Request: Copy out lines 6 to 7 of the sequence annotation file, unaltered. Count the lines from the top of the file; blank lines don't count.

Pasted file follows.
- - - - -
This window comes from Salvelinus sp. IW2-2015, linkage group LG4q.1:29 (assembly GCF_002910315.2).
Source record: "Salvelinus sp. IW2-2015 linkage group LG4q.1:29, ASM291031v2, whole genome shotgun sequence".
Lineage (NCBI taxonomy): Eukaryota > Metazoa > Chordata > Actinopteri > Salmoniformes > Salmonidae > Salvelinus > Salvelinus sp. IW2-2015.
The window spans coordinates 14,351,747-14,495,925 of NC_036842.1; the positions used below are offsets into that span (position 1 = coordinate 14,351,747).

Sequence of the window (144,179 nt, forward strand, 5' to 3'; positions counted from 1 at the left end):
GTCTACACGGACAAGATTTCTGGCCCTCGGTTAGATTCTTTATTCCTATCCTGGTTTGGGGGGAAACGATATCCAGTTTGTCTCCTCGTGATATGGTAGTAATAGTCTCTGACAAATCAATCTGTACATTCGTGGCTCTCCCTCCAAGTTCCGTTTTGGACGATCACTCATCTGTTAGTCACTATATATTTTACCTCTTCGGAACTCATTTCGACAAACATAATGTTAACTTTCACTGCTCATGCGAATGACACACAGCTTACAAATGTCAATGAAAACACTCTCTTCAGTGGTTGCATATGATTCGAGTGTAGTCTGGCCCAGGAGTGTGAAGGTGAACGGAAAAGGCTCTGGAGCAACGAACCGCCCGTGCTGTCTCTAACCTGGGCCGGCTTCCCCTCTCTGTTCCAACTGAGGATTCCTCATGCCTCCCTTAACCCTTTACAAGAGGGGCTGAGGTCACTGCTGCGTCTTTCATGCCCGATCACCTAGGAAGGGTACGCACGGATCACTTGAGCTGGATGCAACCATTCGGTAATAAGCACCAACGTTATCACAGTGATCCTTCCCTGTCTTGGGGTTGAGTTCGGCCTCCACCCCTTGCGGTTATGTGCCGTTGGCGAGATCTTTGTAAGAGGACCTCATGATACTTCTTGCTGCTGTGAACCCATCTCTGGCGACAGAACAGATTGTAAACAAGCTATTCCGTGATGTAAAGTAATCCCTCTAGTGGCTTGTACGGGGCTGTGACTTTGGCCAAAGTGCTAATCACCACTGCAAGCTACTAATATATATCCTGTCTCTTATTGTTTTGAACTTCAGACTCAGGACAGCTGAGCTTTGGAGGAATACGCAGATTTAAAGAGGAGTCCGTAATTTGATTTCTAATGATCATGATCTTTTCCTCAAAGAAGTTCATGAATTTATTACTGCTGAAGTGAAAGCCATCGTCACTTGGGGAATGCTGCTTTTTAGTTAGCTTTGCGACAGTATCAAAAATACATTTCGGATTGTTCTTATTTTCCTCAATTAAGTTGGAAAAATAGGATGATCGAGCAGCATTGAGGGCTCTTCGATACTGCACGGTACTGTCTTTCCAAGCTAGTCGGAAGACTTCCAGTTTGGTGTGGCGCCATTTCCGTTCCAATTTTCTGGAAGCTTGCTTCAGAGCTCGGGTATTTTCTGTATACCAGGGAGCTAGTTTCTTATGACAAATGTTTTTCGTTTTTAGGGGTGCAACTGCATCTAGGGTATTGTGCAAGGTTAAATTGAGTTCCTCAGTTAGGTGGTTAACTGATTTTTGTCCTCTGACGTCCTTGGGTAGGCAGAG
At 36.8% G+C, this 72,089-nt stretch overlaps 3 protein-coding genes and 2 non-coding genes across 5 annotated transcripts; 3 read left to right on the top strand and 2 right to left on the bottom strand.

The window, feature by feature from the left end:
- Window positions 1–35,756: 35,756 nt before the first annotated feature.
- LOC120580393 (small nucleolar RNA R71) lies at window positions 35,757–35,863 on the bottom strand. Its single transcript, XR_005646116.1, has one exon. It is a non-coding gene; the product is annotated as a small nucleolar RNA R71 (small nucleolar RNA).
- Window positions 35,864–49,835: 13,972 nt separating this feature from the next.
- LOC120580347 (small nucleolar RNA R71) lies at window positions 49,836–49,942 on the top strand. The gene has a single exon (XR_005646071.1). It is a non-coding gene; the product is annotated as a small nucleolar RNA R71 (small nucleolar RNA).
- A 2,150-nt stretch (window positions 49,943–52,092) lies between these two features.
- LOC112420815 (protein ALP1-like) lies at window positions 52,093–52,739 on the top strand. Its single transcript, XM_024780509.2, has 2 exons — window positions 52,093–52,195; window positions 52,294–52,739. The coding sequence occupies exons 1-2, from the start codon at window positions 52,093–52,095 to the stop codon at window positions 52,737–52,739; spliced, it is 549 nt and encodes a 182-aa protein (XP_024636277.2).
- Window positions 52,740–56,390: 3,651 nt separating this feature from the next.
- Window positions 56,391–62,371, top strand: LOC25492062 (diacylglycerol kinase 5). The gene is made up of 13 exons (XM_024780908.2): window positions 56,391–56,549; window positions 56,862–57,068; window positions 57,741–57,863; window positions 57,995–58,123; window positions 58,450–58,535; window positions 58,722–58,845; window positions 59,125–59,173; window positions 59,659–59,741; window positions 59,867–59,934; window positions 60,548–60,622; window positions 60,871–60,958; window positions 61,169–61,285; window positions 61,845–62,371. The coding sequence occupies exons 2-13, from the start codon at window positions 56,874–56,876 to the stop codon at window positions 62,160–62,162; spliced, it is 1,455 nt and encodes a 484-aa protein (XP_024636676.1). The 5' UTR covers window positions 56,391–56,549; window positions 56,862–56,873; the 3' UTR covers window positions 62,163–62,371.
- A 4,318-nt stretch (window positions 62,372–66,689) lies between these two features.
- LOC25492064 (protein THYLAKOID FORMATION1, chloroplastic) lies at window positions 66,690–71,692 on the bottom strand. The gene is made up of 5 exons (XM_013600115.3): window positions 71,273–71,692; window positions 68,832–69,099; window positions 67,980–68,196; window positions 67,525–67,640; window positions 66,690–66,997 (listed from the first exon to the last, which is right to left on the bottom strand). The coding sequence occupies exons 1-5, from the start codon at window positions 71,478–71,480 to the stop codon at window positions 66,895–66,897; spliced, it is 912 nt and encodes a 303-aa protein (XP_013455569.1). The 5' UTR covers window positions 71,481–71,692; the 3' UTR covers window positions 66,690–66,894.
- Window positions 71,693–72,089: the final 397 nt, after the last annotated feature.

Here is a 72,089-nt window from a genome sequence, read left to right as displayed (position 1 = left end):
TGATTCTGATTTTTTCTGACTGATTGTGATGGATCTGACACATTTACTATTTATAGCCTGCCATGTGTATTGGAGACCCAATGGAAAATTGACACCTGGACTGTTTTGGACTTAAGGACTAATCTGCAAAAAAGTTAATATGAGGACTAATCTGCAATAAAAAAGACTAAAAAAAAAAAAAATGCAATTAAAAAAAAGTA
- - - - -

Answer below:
GTCTACACGGACAAGATTTCTGGCCCTCGGTTAGATTCTTTATTCCTATCCTGGTTTGGGGGGAAACGATATCCAGTTTGTCTCCTCGTGATATGGTAGTAATAGTCTCTGACAAATCAATCTGTACATTCGTGGCTCTCCCTCCAAGTTCCGTTTTGGACGATCACTCATCTGTTAGTCACTATATATTTTACCTCTTCGGAACTCATTTCGACAAACATAATGTTAACTTTCACTGCTCATGCGAATGACACACAGCTTACAAATGTCAATGAAAACACTCTCTTCAGTGGTTGCATATGATTCGAGTGTAGTCTGGCCCAGGAGTGTGAAGGTGAACGGAAAAGGCTCTGGAGCAACGAACCGCCCGTGCTGTCTCTAACCTGGGCCGGCTTCCCCTCTCTGTTCCAACTGAGGATTCCTCATGCCTCCCTTAACCCTTTACAAGAGGGGCTGAGGTCACTGCTGCGTCTTTCATGCCCGATCACCTAGGAAGGGTACGCACGGATCACTTGAGCTGGATGCAACCATTCGGTAATAAGCACCAACGTTATCACAGTGATCCTTCCCTGTCTTGGGGTTGAGTTCGGCCTCCACCCCTTGCGGTTATGTGCCGTTGGCGAGATCTTTGTAAGAGGACCTCATGATACTTCTTGCTGCTGTGAACCCATCTCTGGCGACAGAACAGATTGTAAACAAGCTATTCCGTGATGTAAAGTAATCCCTCTAGTGGCTTGTACGGGGCTGTGACTTTGGCCAAAGTGCTAATCACCACTGCAAGCTACTAATATATATCCTGTCTCTTATTGTTTTGAACTTCAGACTCAGGACAGCTGAGCTTTGGAGGAATACGCAGATTTAAAGAGGAGTCCGTAATTTGATTTCTAATGATCATGATCTTTTCCTCAAAGAAGTTCATGAATTTATTACTGCTGAAGTGAAAGCCATCGTCACTTGGGGAATGCTGCTTTTTAGTTAGCTTTGCGACAGTATCAAAAATACATTTCGGATTGTTCTTATTTTCCTCAATTAAGTTGGAAAAATAGGATGATCGAGCAGCATTGAGGGCTCTTCGATACTGCACGGTACTGTCTTTCCAAGCTAGTCGGAAGACTTCCAGTTTGGTGTGGCGCCATTTCCGTTCCAATTTTCTGGAAGCTTGCTTCAGAGCTCGGGTATTTTCTGTATACCAGGGAGCTAGTTTCTTATGACAAATGTTTTTCGTTTTTAGGGGTGCAACTGCATCTAGGGTATTGTGCAAGGTTAAATTGAGTTCCTCAGTTAGGTGGTTAACTGATTTTTGTCCTCTGACGTCCTTGGGTAGGCAGAG
At 36.8% G+C, this 72,089-nt stretch overlaps 3 protein-coding genes and 2 non-coding genes across 5 annotated transcripts; 3 read left to right on the top strand and 2 right to left on the bottom strand.